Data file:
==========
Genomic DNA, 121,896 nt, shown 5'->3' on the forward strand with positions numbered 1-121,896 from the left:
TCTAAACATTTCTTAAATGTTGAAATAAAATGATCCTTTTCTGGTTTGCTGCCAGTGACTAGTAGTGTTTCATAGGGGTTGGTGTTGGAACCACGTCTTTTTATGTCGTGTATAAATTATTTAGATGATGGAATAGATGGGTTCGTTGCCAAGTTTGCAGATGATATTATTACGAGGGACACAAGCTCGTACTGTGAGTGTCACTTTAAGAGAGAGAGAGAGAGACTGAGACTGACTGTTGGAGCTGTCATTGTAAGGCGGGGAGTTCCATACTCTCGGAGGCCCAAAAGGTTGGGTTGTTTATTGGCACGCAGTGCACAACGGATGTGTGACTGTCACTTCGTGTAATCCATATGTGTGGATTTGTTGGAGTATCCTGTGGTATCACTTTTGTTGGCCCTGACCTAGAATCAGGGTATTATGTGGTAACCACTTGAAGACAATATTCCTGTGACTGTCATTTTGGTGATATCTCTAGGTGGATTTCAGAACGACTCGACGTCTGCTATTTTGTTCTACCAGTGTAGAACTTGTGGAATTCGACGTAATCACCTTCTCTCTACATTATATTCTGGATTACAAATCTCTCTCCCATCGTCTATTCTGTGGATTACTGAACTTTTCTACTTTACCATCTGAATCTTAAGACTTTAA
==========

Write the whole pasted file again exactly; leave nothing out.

Genomic DNA, 121,896 nt, shown 5'->3' on the forward strand with positions numbered 1-121,896 from the left:
TCTAAACATTTCTTAAATGTTGAAATAAAATGATCCTTTTCTGGTTTGCTGCCAGTGACTAGTAGTGTTTCATAGGGGTTGGTGTTGGAACCACGTCTTTTTATGTCGTGTATAAATTATTTAGATGATGGAATAGATGGGTTCGTTGCCAAGTTTGCAGATGATATTATTACGAGGGACACAAGCTCGTACTGTGAGTGTCACTTTAAGAGAGAGAGAGAGAGACTGAGACTGACTGTTGGAGCTGTCATTGTAAGGCGGGGAGTTCCATACTCTCGGAGGCCCAAAAGGTTGGGTTGTTTATTGGCACGCAGTGCACAACGGATGTGTGACTGTCACTTCGTGTAATCCATATGTGTGGATTTGTTGGAGTATCCTGTGGTATCACTTTTGTTGGCCCTGACCTAGAATCAGGGTATTATGTGGTAACCACTTGAAGACAATATTCCTGTGACTGTCATTTTGGTGATATCTCTAGGTGGATTTCAGAACGACTCGACGTCTGCTATTTTGTTCTACCAGTGTAGAACTTGTGGAATTCGACGTAATCACCTTCTCTCTACATTATATTCTGGATTACAAATCTCTCTCCCATCGTCTATTCTGTGGATTACTGAACTTTTCTACTTTACCATCTGAATCTTAAGACTTTAA